Only if the children are eligible for federal (title IV-E) adoption assistance.
What Supports and Services Are Available?
4. What is the maximum basic monthly adoption assistance maintenance payment in Alabama?
|Age||Rate base on date of finalization|
|Before 1/1/16||Beginning 1/1/16|
5. Does Alabama provide specialized rates (based on the extraordinary needs of the child or the additional parenting skill needed to raise the child)?
Therapeutic rate (negotiated):
|0-2||not to exceed $1,055|
|3-5||not to exceed $1,068|
|6-12||not to exceed $1,079|
|13-18||not to exceed $1,091|
Difficulty of care rates may be provided to:
- children who have exceptional physical, mental, emotional, or behavioral needs
- children with extreme illness or disabilities requiring nursing care (excluding children in residential treatment facilities)
- emotionally disturbed children requiring more restrictive therapeutic care
- medically fragile children
6. When do adoption assistance payments begin?
Adoption assistance benefits may begin at adoption placement.
7. When a child turns 18, which benefits, if any, continue?
State-funded adoption assistance typically terminates when a child reaches age 19, but may continue until 21, provided the child is in high school or in a specialized training program for the intellectually impaired, which is designed to aid in becoming self-supporting.
Federally funded (IV-E) adoption assistance can be extended to the age of 21 if the child has a documented disability that warrants continuation of assistance.
8. Does Alabama offer deferred adoption assistance agreements (agreements where initial monthly maintenance amount is $0 for children at risk of developing special needs later)?
Yes. Evidence of disability is not necessary at the time of placement, but professional documentation of a high risk of developing a physical, emotional or psychological disability is necessary. The high-risk background is based on the documented emotional or psychological history of the child’s biological family.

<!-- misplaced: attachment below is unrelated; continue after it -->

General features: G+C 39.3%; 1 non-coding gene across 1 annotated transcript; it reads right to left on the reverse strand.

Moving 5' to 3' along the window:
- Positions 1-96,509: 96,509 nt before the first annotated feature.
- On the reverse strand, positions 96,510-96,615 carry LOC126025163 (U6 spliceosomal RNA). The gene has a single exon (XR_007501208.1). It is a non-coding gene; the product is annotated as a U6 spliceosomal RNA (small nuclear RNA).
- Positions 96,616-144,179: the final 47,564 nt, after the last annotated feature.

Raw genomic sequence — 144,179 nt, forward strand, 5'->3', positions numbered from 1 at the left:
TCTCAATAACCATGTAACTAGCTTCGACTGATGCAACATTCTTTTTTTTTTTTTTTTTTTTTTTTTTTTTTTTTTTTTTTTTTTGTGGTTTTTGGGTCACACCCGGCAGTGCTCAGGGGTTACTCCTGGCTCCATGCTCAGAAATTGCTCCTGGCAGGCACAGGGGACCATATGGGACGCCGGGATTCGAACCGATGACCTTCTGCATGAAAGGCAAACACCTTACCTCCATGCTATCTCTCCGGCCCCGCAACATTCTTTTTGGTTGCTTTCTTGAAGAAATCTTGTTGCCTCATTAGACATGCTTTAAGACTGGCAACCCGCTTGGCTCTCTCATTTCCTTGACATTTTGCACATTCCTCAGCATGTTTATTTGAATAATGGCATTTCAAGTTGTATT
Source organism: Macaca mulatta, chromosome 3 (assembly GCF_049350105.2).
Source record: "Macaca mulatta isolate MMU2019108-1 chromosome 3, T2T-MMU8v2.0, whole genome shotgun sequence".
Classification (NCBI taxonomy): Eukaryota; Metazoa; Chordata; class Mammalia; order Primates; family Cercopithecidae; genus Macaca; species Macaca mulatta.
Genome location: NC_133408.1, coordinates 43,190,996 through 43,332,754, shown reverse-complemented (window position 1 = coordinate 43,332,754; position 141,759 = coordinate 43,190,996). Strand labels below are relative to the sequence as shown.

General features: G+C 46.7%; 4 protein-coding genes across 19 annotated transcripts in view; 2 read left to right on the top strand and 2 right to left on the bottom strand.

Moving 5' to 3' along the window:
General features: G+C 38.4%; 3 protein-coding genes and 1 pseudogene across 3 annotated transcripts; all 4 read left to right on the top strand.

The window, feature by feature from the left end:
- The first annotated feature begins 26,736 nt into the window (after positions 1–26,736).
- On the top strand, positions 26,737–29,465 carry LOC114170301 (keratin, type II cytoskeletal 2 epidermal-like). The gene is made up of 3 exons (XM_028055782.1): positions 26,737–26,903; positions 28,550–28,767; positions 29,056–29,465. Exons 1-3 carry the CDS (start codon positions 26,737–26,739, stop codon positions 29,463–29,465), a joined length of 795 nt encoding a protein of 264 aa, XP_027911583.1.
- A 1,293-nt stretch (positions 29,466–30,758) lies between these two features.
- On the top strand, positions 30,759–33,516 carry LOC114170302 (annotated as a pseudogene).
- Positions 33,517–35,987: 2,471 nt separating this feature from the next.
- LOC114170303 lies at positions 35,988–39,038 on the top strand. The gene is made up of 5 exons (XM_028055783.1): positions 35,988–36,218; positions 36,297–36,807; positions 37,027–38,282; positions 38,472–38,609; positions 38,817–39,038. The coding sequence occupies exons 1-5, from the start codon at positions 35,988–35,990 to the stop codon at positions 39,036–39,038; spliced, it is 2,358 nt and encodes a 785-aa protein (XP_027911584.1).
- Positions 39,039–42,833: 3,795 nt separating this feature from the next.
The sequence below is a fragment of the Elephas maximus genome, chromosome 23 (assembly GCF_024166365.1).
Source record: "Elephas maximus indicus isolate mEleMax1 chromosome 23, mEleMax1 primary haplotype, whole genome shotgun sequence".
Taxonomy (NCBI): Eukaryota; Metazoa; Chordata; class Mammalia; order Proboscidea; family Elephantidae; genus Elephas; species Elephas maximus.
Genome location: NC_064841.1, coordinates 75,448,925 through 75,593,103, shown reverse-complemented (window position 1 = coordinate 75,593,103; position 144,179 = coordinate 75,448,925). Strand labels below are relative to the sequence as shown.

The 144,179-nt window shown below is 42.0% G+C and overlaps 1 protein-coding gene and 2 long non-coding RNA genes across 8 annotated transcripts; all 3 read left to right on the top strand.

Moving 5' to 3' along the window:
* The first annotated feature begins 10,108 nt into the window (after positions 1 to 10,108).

9. What Medicaid services are available in Alabama?
- EPSDT (MediKids)—MediKids screenings may be done up to nine times before the child reaches two years old and once a year after that.
- Hospital care: In certain hospitals, children under 6 years of age receive unlimited inpatient days.
- Dental Care: Medicaid will pay for routine dental care for children under 21.
- Eye care: Children under 21 may be examined every year.
- Hearing: children under 21 years of age may be examined every year.
- Psychiatric Care: unlimited medically necessary inpatient psychiatric services are provided to children under 21 years of age in certain psychiatric hospitals
- Prescription Drugs (most have a co-pay)
- Laboratory & X-ray
- Doctor—14 doctor’s visits per year
- Ambulatory Surgical Centers
- Prenatal Services
- Family Planning
- Home & Community-Based Services
- Nursing Home Care
- Renal Dialysis Program
- Hospital—Inpatient: 16 days per year; for a semi-private hospital room; Outpatient: 3 non-emergency outpatient hospital visits each year. Health Care Clinics and Centers—Medicaid pays for medical services available at rural health clinics, and community health centers.
- Community Services for Substance Abusers and the Mentally Ill • Home Health Care (services for persons of all ages who are SSI eligible and who have been diagnosed by a doctor to be mentally retarded or developmentally disabled)